Click, Click, Boom!

Type. Click. Click. Boom, you’ve arrived. So you’re perusing your computer monitor at breaking speeds; taking in a multitude of information in a place where gathering and organizing patterns has never been so easy – a true example of instantaneity at our fingertips. What are we capable of with just the click of a button? Uploading and downloading media – music, movies, textual data (strings of information); creating 3-D digital design solutions, integrating CGI into movies, editing of all kinds; even ordering food, drinks and other consumer products…the list can go on and on. How vast the possibilities are with something as simple as a click – what Anna Everett might call ‘click fetish’ (p.36, Cybercultures Anthology). She continues to say that ‘there must be some pleasure to be had – otherwise, why buy? Why buy the rhetoric of plenitude or the expensive machines and services of click culture?’ (p.36) I suppose the point of all of this is to ask ourselves, in terms of remediation and click theory:

Is something (not necessarily tangible) gained by partaking in ‘click culture’?

What happens if we choose to refute the digital world?

Is this a remediation of basic and complex decision making?

Choose a question, what are your thoughts?

Wanna do some clicking? Check out (if you haven’t already) “OMGUW” – but please don’t blame me if you don’t get your homework done because of it… :p

Link to OMGUW: <;



  1. The ‘click fetish’ couldn’t be more relevant or pertinent than on Wikipedia. Everett states that “digital media hypertexts promise an immersive bodily experience, but they also present a point-and-click fetish object of unlimited choice and sensory experience” (Everett 38). If you search one term, event, person, place, etc., not only are you given the information you are looking for, but also links to more and more. You can lose yourself completely floating from link to link to link. What happens next? Brand new information, pictures, and sometimes video and audio. This seemingly endless flow of information overloads our senses, particularly sight.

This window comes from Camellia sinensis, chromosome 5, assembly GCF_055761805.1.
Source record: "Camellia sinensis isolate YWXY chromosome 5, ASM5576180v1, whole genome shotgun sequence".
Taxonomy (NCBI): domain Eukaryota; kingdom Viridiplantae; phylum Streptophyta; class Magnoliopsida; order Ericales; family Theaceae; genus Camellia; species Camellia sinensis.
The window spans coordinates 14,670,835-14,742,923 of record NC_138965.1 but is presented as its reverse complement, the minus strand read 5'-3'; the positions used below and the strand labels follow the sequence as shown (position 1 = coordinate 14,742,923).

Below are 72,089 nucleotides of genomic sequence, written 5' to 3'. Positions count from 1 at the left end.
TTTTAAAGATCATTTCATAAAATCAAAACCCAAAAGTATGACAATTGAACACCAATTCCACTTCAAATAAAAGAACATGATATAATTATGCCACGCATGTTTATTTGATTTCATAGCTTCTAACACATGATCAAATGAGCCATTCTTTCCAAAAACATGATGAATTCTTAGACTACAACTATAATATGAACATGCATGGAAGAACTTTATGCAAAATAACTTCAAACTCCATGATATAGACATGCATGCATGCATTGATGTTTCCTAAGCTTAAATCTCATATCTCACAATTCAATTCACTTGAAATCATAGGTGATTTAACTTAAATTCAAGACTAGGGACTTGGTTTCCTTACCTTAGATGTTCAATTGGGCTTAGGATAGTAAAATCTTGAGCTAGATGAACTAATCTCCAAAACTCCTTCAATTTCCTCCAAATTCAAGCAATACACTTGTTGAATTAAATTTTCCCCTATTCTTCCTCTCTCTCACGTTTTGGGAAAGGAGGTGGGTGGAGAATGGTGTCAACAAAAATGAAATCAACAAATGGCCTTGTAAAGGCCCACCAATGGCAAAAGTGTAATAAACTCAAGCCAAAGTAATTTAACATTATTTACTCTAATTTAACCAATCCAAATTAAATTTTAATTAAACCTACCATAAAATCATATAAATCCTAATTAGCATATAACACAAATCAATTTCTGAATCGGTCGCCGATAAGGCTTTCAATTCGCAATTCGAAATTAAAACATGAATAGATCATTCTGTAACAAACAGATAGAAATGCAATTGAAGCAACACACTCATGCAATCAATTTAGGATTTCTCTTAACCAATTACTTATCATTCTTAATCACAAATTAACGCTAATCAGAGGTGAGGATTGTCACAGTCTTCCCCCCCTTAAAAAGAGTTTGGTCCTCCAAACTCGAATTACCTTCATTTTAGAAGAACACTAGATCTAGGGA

She compares clicking on one link and radiating it from one to another to branches stemming from a tree (Everett 38). On Wikipedia, we are able to click on one link, move to another quite seamlessly, and repeat this process until we find the information we need or if we get bored. I think this means the process of decision making might just be changing. If we are unaware of a subject, all we have to do is type it into Google or Wikipedia and we’ll be lead to the answer. This means humans don’t need to use other sources to get knowledge, including books, lectures, or each other. Machines like computers and sites like Wikipedia therefore are there to do work for us. Here, we see machines, or at least an application found on the Internet on a machine, taking the place of a human.

    One thing to keep in mind though, especially with something like Wikipedia and the readily available information provided, is the authenticity of technology and machines. While Wikipedia is present and the majority of its content is accurate, we forget that the information present is input by humans. It can be added or changed by anyone at any time. My question now to you and/or others is, can we consider something like Wikipedia to be post-human at all when it’s made, monitored, and edited by humans?

  2. The connection between clicking and pleasure may be the minimal immediacy–that is, for the minimal amount of effort, you receive a maximal effect. That would explain the frustration of having to wait (either through the Mac rotating wheel or the PC hourglass), and the logic behind the old internet marketing axiom that the more times customers have to click, the less likely they are to bother.

    Related topic: clicking in games.


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